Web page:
“But before we can do that, we need to ensure that farmers are investable by quantifying the risk and return on lending with a systematic record of historical data on farm operation (expenses, activity, production, revenue).”

For Kapitani, the prerequisite for raising funds on their platform is that it can only be used to adopt agricultural technology. Farmers do not need to give up any collateral because these are small loans.

Connecting lenders and recipients

Besides seeing the need to empower local farmers through agricultural technology, the Kapitani team has also seen an increase in the public interest in investing in agriculture.

This is due to the demand for cash crops such as chili peppers, rock melon and cucumbers that can be grown locally but are mostly imported at present.

Inside the Captain App / Image Credit: Captain

They explained the problem: “The opportunity to invest in these crops is limited for ordinary Malaysians due to the high entry barrier in terms of agricultural skills and experience, land requirements, and high initial capital investment.”

For lenders, they can access real-time farm data and farmer credit scores through the Kapitani app which also customizes profit sharing and repayment terms based on the financial health and operation of individual farms.

One risk the team noted though is that agriculture is the sector most affected by climate risks and natural disasters. Hence, they are looking for options to mitigate these risks through crop insurance, and the premiums will be shared by both farmers and microfinance financiers.

Teaching one of their farmers on-site digital bookkeeping / Image Credit: Kapitani

The Kapitani team also made it clear that they want to position the farmers and the public as partners rather than an investor-investor relationship, so the return on investment will be in the form of profit sharing rather than benefit.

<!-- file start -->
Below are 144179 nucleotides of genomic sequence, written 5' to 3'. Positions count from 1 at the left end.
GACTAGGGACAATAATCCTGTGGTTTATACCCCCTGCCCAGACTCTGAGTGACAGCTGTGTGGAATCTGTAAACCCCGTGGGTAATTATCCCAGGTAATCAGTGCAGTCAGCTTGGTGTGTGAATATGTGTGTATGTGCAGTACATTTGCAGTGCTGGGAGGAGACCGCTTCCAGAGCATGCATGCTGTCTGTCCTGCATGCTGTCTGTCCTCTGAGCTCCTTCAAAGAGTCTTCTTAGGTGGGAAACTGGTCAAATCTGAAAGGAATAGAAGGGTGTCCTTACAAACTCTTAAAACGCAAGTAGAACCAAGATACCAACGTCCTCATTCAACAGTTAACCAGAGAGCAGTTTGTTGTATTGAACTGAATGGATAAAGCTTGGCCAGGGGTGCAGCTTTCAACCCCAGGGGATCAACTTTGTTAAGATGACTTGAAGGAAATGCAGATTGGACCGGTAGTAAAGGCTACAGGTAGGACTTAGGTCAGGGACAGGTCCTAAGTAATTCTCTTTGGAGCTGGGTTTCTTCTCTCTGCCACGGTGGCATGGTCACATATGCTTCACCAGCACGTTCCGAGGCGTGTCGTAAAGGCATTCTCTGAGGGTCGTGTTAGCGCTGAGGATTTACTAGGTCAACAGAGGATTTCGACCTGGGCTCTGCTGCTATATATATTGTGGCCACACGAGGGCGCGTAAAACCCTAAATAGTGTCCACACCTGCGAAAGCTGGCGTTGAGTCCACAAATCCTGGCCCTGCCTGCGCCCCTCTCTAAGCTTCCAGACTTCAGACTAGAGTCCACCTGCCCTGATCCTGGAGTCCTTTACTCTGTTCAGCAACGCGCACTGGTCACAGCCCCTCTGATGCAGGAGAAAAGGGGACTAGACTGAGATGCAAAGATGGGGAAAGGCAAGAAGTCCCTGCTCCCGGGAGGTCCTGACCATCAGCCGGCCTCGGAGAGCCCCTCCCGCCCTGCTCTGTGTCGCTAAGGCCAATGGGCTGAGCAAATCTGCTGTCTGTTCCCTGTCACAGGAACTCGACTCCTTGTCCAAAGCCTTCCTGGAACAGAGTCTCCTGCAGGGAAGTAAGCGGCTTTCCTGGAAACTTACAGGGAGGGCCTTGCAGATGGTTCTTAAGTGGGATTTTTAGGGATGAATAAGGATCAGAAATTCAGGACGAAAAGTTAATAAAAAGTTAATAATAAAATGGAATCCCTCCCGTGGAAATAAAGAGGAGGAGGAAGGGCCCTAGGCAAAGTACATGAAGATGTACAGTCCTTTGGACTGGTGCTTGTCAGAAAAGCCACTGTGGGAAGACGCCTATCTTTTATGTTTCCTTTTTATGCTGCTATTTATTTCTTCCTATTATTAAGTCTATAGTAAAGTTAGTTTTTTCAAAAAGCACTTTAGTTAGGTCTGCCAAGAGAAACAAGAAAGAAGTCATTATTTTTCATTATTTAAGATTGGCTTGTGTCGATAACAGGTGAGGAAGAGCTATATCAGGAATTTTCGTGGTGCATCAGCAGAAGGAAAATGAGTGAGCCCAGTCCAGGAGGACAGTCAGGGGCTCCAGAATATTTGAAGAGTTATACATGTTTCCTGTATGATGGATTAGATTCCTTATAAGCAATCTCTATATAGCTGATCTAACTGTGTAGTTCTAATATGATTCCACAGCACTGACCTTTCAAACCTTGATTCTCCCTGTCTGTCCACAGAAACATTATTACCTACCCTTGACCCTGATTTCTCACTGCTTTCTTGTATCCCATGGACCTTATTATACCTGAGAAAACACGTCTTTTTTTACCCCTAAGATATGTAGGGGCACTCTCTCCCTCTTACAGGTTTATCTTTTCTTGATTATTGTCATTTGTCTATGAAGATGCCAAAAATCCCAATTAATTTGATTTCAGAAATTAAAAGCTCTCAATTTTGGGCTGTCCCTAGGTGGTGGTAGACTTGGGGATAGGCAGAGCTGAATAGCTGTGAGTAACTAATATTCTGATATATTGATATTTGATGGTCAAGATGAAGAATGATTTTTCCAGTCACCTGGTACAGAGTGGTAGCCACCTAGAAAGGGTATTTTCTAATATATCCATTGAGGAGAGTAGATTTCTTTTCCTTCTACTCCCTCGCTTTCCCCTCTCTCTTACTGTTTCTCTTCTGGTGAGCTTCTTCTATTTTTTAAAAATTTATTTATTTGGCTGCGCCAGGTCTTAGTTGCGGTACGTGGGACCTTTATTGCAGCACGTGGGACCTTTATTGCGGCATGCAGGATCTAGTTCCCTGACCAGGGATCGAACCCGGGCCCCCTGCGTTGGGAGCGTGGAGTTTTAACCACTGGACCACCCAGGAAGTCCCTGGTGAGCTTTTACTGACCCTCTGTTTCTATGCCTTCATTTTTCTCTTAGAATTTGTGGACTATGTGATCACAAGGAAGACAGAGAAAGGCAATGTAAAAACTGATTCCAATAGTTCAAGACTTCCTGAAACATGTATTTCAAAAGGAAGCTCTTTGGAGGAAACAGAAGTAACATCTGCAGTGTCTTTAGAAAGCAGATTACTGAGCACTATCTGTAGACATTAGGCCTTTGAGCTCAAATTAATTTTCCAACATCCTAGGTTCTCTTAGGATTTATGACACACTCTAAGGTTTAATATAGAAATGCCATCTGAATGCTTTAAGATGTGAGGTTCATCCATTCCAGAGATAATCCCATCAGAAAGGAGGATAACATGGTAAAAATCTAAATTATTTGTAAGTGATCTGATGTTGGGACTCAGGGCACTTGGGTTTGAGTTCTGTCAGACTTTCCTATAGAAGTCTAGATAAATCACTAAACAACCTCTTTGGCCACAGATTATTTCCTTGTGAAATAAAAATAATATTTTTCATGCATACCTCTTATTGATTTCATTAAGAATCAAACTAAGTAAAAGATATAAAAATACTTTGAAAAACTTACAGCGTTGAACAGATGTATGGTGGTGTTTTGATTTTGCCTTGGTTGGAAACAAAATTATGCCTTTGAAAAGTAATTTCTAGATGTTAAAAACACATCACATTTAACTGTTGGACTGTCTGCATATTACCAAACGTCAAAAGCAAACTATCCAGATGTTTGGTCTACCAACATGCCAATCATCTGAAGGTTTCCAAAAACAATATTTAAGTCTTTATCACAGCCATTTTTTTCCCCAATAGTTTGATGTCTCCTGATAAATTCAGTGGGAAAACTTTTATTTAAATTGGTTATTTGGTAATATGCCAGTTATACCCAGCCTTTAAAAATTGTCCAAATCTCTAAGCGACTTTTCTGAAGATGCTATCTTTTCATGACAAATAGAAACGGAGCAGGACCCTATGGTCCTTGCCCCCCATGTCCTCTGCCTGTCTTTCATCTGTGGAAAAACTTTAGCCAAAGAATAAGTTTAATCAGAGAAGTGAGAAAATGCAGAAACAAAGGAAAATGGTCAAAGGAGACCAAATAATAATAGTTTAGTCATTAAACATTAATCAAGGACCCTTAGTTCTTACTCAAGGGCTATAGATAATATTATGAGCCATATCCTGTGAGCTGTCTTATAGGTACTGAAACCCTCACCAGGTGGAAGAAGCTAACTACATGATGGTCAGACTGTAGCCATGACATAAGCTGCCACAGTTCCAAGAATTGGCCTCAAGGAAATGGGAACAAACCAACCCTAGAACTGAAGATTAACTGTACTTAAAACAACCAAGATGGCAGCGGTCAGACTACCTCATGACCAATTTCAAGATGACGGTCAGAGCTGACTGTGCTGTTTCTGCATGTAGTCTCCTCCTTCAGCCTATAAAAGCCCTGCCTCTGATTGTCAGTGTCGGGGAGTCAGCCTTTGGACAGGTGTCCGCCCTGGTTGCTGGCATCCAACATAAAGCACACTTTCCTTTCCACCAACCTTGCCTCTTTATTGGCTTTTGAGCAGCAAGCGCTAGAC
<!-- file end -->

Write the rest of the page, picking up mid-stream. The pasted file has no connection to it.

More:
“P2P microfinance funders can contact the farms they funded and visit their farms, as this is an important way to build trust and a long-term relationship.”

Giving love to Malaysian chili and ginger

They currently have 100 smallholder farmers helping them test their application, most of which come from their partners Pertubuhan Peladang Kawasan Kuala Langat (PPK Kuala Langat), Pewaris Bumi Hijau, Sulaiman Plantations and GM Peladang.

In order to empower local farmers through #SapotLokal Vision / Image Credit: Kapitani

“Most of our users are farmers of ginger and chili. For the record, ginger and chili are the top imported crops, around 80% and 73% serving local consumption in Malaysia. This translates to about RM300 million in imports annually,” the team shared with Vulcan Post .

This is a great opportunity for smallholder farmers because this is the current supply and demand gap in the local market. We just need to make sure that adopting agricultural technology can help local smallholder farmers produce crops that can match the value, price and quality of imported crops.

Capitani team

  • You can learn more about Kapitani Here.
  • You can read more agritech articles we wrote Here.

Featured image credit: Nazrul, Iskandar and Hadi, founders of Kapitani